E SEVEN Dominicans wanted a Church that was pastoral but not It the cost of ascetical and mystical effort. They wanted a lintgical life with depth and dig*, and the impassioned investgation of philosophy and psychology, history, literature and art. These diverse matrials and interests could new have been held together witlout the doctrinal framework if Catholic orthodoxy, and th Thomistic wisdom to whia they gave a twist all their out by the Englishness if ther concern for the concrete and particular. Their achieemert was nurtured by the pattern f Dominican life: fraterni community, contemp lativ; silence, the traditional liturg and its observances, assicluot study, and zeal to passon Catholic faith.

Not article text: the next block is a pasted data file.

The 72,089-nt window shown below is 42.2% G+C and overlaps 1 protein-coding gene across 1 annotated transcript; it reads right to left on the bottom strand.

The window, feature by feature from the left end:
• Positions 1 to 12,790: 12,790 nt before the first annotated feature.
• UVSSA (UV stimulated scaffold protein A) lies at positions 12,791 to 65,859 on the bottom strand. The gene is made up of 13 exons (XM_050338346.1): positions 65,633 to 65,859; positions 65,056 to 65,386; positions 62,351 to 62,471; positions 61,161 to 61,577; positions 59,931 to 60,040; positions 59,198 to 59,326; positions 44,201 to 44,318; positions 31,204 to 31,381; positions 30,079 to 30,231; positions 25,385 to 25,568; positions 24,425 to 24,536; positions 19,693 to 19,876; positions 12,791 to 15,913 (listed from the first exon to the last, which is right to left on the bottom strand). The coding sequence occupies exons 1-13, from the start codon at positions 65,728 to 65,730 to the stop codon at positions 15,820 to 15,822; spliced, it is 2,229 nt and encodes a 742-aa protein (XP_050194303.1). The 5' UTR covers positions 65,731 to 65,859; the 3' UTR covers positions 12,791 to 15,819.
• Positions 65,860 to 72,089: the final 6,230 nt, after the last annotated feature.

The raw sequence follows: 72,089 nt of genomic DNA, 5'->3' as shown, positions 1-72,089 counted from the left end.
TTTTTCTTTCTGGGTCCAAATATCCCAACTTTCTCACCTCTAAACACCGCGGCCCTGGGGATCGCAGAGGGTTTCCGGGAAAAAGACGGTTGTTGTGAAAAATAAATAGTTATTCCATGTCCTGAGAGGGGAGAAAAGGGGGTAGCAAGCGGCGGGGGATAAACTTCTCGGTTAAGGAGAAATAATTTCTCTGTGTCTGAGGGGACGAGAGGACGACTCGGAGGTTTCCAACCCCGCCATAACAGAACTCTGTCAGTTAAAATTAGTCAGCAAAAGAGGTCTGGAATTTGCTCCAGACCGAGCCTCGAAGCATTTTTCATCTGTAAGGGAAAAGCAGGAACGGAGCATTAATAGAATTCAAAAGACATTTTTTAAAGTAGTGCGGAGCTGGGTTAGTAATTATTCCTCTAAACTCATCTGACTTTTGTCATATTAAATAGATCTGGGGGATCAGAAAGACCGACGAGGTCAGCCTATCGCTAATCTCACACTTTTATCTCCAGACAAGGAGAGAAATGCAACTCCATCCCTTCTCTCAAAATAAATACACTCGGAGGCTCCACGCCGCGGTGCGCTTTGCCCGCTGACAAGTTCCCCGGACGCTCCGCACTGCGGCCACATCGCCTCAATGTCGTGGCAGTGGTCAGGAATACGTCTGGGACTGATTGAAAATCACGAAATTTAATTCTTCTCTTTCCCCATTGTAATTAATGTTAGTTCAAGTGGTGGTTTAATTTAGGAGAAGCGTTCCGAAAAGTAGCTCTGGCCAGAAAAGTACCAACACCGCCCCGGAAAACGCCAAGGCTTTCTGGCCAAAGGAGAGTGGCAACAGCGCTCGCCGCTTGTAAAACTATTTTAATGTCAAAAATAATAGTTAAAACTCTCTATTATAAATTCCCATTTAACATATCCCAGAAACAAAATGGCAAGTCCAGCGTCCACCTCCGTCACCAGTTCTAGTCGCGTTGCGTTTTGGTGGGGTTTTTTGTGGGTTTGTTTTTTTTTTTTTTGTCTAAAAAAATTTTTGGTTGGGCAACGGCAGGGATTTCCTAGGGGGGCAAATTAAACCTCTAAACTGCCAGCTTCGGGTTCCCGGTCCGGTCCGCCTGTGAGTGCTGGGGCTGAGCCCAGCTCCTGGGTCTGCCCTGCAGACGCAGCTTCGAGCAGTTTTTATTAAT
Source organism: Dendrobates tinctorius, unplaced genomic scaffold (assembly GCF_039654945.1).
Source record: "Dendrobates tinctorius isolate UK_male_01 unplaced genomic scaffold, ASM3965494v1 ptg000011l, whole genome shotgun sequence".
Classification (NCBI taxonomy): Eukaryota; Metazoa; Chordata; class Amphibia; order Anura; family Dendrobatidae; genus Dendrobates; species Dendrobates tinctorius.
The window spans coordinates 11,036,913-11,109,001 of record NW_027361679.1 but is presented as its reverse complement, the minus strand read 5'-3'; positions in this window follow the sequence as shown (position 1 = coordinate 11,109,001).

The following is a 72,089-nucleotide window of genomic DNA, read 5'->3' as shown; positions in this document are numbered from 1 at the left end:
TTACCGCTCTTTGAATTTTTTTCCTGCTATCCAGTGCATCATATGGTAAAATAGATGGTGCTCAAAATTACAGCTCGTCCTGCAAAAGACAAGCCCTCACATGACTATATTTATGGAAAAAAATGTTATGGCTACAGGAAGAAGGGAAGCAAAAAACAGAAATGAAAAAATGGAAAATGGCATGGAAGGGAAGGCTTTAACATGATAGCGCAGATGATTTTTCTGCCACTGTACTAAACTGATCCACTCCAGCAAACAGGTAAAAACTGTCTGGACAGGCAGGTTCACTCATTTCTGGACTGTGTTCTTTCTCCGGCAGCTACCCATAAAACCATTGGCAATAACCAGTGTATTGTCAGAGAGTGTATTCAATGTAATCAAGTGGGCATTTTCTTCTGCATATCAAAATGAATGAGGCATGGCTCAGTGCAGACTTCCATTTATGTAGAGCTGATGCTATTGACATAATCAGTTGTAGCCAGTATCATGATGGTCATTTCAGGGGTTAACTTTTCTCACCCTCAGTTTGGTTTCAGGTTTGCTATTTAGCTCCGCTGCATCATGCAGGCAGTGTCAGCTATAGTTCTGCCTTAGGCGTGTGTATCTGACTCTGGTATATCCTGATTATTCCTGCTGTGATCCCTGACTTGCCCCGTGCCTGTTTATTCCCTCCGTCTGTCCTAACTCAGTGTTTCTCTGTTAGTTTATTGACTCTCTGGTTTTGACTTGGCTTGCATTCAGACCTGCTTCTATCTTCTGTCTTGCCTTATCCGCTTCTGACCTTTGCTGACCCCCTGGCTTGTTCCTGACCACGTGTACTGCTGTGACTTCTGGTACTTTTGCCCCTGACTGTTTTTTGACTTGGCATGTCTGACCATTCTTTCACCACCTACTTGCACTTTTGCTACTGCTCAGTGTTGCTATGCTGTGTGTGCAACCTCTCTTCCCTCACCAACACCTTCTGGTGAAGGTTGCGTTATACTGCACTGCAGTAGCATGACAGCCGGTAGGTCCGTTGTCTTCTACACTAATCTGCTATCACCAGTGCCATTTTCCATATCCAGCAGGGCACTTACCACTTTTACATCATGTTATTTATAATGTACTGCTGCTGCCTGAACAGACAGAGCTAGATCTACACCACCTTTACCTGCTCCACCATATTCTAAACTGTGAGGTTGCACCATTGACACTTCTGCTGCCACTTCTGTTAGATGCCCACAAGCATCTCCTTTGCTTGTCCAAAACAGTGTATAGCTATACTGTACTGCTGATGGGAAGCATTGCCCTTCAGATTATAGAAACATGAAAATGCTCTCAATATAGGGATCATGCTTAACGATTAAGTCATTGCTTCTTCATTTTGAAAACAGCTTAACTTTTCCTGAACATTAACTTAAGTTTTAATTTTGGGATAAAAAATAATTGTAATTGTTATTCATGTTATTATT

Since I have been confirmel in my own vocation byvritire this book, I hope that it, rather they, will help tit English Dominicans to ake a ever deeper hold on thei inhe itance, and that it will haN some wider resonance for goo in the Church in these island • Dominican Gallery kAick Nichols is published this week Gracewing, price po.